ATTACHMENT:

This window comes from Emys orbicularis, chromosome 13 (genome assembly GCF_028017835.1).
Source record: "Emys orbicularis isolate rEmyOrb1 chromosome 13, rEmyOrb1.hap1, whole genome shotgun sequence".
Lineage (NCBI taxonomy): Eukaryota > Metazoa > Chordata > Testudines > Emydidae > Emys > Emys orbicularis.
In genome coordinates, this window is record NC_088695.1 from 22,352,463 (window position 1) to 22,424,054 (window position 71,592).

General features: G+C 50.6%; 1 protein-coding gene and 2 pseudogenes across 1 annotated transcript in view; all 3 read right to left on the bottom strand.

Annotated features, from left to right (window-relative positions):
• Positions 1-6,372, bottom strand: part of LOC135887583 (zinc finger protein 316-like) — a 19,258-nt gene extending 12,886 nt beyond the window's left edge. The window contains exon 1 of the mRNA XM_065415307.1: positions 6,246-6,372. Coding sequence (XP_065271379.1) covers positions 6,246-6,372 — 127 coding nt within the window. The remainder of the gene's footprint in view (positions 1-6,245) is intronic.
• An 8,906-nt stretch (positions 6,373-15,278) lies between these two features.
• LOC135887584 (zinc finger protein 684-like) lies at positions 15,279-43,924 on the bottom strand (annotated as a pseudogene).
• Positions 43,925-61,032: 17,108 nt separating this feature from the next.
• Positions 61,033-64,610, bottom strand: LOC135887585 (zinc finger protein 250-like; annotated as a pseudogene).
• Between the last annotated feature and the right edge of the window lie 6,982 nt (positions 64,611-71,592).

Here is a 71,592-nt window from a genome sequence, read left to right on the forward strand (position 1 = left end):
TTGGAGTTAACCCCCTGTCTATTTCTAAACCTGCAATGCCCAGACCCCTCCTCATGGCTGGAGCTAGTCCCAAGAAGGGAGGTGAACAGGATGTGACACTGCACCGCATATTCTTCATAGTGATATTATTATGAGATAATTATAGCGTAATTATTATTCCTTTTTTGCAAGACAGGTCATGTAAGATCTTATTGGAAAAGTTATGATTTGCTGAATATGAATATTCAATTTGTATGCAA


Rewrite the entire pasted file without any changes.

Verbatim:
This window comes from Emys orbicularis, chromosome 13 (genome assembly GCF_028017835.1).
Source record: "Emys orbicularis isolate rEmyOrb1 chromosome 13, rEmyOrb1.hap1, whole genome shotgun sequence".
Lineage (NCBI taxonomy): Eukaryota > Metazoa > Chordata > Testudines > Emydidae > Emys > Emys orbicularis.
In genome coordinates, this window is record NC_088695.1 from 22,352,463 (window position 1) to 22,424,054 (window position 71,592).

General features: G+C 50.6%; 1 protein-coding gene and 2 pseudogenes across 1 annotated transcript in view; all 3 read right to left on the bottom strand.

Annotated features, from left to right (window-relative positions):
• Positions 1-6,372, bottom strand: part of LOC135887583 (zinc finger protein 316-like) — a 19,258-nt gene extending 12,886 nt beyond the window's left edge. The window contains exon 1 of the mRNA XM_065415307.1: positions 6,246-6,372. Coding sequence (XP_065271379.1) covers positions 6,246-6,372 — 127 coding nt within the window. The remainder of the gene's footprint in view (positions 1-6,245) is intronic.
• An 8,906-nt stretch (positions 6,373-15,278) lies between these two features.
• LOC135887584 (zinc finger protein 684-like) lies at positions 15,279-43,924 on the bottom strand (annotated as a pseudogene).
• Positions 43,925-61,032: 17,108 nt separating this feature from the next.
• Positions 61,033-64,610, bottom strand: LOC135887585 (zinc finger protein 250-like; annotated as a pseudogene).
• Between the last annotated feature and the right edge of the window lie 6,982 nt (positions 64,611-71,592).

Here is a 71,592-nt window from a genome sequence, read left to right on the forward strand (position 1 = left end):
TTGGAGTTAACCCCCTGTCTATTTCTAAACCTGCAATGCCCAGACCCCTCCTCATGGCTGGAGCTAGTCCCAAGAAGGGAGGTGAACAGGATGTGACACTGCACCGCATATTCTTCATAGTGATATTATTATGAGATAATTATAGCGTAATTATTATTCCTTTTTTGCAAGACAGGTCATGTAAGATCTTATTGGAAAAGTTATGATTTGCTGAATATGAATATTCAATTTGTATGCAA